The Angled Back on the LFR Speaker
Another thing has had my curiousity piqued about the LFR1100 omnidirectional speaker . . . what’s with the angled backs? Granted, the angle is slight, but the rest of our speakers have straight backs. What gives?
I tracked (okay, hunted) Andrew Welker down and asked him the question. His reply:
Well, basically any sound coming from the back of the speakers is going to reach the listening position as a reflection of some sort. (The front section, by contrast, has a high proportion of direct signal pointing directly at the listening area). So we’re relying on reflections off boundaries for the sound, and for the most part boundaries mean a back wall. Log in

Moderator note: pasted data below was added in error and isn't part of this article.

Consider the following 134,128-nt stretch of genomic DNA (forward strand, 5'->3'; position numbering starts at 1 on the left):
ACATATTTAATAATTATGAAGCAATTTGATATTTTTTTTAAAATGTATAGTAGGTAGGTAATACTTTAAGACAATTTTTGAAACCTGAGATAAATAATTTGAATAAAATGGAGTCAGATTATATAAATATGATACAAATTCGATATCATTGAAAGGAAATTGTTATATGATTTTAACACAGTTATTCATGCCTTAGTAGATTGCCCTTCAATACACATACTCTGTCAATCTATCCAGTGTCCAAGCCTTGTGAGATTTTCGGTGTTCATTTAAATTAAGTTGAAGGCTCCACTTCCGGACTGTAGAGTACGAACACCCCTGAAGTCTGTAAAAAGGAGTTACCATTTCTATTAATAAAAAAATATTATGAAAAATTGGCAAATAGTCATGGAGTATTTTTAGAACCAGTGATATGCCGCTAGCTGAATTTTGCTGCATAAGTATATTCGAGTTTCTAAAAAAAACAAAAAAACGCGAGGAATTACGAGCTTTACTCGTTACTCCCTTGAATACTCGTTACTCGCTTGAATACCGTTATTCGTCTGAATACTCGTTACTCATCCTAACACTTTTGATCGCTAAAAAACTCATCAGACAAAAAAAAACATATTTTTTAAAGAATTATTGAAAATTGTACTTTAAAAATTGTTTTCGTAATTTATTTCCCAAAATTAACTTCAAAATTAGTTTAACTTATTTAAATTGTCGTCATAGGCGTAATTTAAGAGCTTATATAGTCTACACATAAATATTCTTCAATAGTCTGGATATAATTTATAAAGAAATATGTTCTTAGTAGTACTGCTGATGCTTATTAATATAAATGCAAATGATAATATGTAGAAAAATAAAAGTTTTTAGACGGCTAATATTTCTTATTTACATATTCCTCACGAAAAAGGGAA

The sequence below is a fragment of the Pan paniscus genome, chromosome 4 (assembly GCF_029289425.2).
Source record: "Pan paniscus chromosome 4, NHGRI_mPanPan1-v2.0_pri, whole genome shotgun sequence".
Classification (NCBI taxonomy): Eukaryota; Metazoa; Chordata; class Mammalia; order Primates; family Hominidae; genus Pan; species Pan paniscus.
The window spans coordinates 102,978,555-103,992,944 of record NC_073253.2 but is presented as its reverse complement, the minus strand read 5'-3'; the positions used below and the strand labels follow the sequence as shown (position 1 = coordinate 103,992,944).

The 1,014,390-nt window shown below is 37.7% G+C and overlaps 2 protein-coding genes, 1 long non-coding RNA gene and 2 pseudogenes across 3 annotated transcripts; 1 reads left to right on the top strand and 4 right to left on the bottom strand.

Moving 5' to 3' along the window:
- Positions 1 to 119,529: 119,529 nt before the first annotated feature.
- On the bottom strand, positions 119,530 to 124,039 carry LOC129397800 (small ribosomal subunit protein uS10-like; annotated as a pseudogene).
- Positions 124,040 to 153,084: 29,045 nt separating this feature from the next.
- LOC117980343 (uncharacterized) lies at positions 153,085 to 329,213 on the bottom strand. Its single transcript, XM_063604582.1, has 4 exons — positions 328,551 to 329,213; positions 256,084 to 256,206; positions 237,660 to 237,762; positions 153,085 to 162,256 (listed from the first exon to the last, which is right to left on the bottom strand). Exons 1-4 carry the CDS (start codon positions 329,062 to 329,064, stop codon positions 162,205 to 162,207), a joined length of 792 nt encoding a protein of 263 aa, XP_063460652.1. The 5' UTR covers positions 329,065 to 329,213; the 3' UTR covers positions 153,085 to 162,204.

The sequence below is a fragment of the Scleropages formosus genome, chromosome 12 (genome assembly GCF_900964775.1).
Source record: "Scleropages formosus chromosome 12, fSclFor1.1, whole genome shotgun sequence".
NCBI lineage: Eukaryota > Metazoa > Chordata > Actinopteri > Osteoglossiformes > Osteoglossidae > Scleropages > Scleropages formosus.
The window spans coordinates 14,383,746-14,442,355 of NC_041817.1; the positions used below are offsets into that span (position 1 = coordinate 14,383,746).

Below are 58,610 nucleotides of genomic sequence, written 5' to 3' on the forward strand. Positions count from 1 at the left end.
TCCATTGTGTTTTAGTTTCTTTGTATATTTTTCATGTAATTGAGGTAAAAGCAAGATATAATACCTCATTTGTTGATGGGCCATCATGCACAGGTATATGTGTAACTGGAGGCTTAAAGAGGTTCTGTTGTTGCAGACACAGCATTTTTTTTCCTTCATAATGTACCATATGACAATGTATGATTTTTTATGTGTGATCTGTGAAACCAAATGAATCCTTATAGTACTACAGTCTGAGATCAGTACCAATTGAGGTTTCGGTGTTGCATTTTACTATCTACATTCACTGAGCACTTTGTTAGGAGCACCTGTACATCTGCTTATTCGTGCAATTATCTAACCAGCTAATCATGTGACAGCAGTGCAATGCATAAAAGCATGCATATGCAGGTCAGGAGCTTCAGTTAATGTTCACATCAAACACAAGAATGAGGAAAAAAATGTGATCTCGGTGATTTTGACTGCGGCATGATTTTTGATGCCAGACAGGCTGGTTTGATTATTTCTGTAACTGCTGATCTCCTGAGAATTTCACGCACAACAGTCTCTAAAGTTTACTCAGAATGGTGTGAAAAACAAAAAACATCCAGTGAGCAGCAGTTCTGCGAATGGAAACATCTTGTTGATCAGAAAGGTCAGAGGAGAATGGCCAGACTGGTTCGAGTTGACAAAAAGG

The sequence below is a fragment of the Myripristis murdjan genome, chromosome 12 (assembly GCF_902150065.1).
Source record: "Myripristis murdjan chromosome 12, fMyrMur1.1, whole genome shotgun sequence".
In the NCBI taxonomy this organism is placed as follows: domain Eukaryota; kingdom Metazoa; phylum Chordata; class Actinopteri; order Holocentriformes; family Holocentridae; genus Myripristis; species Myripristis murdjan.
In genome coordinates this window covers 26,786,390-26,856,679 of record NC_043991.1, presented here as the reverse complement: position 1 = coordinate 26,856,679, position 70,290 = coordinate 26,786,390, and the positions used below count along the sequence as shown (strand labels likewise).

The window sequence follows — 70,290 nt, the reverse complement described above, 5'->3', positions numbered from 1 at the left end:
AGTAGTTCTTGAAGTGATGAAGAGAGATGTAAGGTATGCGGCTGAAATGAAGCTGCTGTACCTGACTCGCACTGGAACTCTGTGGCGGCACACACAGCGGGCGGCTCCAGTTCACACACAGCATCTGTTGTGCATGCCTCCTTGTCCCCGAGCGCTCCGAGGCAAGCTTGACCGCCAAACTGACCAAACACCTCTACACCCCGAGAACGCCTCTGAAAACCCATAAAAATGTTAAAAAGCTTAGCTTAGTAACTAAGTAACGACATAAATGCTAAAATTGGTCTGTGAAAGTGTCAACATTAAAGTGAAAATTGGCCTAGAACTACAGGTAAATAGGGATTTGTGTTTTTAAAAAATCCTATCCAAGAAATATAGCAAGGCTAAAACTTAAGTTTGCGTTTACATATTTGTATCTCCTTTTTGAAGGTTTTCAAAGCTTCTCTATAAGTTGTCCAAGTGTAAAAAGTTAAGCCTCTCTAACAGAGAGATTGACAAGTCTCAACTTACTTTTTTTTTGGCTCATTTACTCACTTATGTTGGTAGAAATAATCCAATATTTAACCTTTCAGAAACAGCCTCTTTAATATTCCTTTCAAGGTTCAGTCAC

Continue reading Angled Backs: What’s Happening Behind the LFR1100? »
I recently spent a lot of time with the new LFR1100 omnidirectional speakers, and something had me curious. If you’re like me, you may have been thinking to yourself Sure, I know that the intials DSP stand for Digital Signal Processor, but what the heck is the audio DSP doing to those speakers anyway?
Continue reading Designing the LFR1100′s Audio DSP: What Does That Thing Do, Anyway? »
Here’s a quick pictorial overview of our trip to Montreal for Salon Son et Image 2012. What a great time! Thanks to Alan Lofft, JC Benoit, and Andrew Welker for tireless work setting up the show and taking it all back down again, and Andrew’s partner Sue for keeping logistics running smoothly throughout. I know I speak for all of them when I say that the pleasure of meeting and talking to so many people and showing off our newest speaker made it all worth while!
Andrew’s brother-in-law Tim Nadeau kindly provided us with photos from the show to share with you. Log in
Continue reading Axiom at SSI 2012 »